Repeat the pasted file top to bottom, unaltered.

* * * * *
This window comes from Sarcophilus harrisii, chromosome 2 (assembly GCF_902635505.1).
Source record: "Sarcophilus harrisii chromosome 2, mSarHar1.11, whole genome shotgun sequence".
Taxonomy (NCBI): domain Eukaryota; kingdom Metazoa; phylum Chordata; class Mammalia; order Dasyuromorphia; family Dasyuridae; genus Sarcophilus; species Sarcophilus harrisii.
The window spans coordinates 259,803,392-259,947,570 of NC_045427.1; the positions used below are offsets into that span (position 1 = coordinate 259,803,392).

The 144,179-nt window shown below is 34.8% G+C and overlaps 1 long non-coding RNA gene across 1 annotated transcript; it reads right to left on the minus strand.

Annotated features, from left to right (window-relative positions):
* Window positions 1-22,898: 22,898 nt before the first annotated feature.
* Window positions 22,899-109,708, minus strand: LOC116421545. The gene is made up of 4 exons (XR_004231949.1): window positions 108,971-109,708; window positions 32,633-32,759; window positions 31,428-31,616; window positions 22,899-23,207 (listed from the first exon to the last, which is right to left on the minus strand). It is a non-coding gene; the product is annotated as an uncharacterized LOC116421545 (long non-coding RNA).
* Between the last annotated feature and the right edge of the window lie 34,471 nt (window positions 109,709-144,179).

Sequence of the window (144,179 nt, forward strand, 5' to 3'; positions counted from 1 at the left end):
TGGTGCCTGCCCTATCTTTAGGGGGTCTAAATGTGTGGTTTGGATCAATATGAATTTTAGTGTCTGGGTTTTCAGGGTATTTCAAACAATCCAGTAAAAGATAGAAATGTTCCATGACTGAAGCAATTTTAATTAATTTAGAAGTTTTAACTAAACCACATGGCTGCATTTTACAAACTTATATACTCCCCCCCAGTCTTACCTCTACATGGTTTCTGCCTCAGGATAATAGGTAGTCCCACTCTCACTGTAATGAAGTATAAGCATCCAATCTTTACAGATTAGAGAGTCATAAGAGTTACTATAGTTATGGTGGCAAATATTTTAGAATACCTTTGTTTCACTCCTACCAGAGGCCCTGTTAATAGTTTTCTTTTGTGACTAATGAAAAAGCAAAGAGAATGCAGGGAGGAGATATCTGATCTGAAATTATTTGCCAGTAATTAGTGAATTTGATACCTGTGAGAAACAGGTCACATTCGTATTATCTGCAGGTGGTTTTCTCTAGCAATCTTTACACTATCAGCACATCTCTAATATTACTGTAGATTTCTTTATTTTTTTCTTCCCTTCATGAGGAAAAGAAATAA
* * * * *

This window comes from Sarcophilus harrisii, chromosome 2 (assembly GCF_902635505.1).
Source record: "Sarcophilus harrisii chromosome 2, mSarHar1.11, whole genome shotgun sequence".
Taxonomy (NCBI): domain Eukaryota; kingdom Metazoa; phylum Chordata; class Mammalia; order Dasyuromorphia; family Dasyuridae; genus Sarcophilus; species Sarcophilus harrisii.
The window spans coordinates 259,803,392-259,947,570 of NC_045427.1; the positions used below are offsets into that span (position 1 = coordinate 259,803,392).

The 144,179-nt window shown below is 34.8% G+C and overlaps 1 long non-coding RNA gene across 1 annotated transcript; it reads right to left on the minus strand.

Annotated features, from left to right (window-relative positions):
* Window positions 1-22,898: 22,898 nt before the first annotated feature.
* Window positions 22,899-109,708, minus strand: LOC116421545. The gene is made up of 4 exons (XR_004231949.1): window positions 108,971-109,708; window positions 32,633-32,759; window positions 31,428-31,616; window positions 22,899-23,207 (listed from the first exon to the last, which is right to left on the minus strand). It is a non-coding gene; the product is annotated as an uncharacterized LOC116421545 (long non-coding RNA).
* Between the last annotated feature and the right edge of the window lie 34,471 nt (window positions 109,709-144,179).

Sequence of the window (144,179 nt, forward strand, 5' to 3'; positions counted from 1 at the left end):
TGGTGCCTGCCCTATCTTTAGGGGGTCTAAATGTGTGGTTTGGATCAATATGAATTTTAGTGTCTGGGTTTTCAGGGTATTTCAAACAATCCAGTAAAAGATAGAAATGTTCCATGACTGAAGCAATTTTAATTAATTTAGAAGTTTTAACTAAACCACATGGCTGCATTTTACAAACTTATATACTCCCCCCCAGTCTTACCTCTACATGGTTTCTGCCTCAGGATAATAGGTAGTCCCACTCTCACTGTAATGAAGTATAAGCATCCAATCTTTACAGATTAGAGAGTCATAAGAGTTACTATAGTTATGGTGGCAAATATTTTAGAATACCTTTGTTTCACTCCTACCAGAGGCCCTGTTAATAGTTTTCTTTTGTGACTAATGAAAAAGCAAAGAGAATGCAGGGAGGAGATATCTGATCTGAAATTATTTGCCAGTAATTAGTGAATTTGATACCTGTGAGAAACAGGTCACATTCGTATTATCTGCAGGTGGTTTTCTCTAGCAATCTTTACACTATCAGCACATCTCTAATATTACTGTAGATTTCTTTATTTTTTTCTTCCCTTCATGAGGAAAAGAAATAA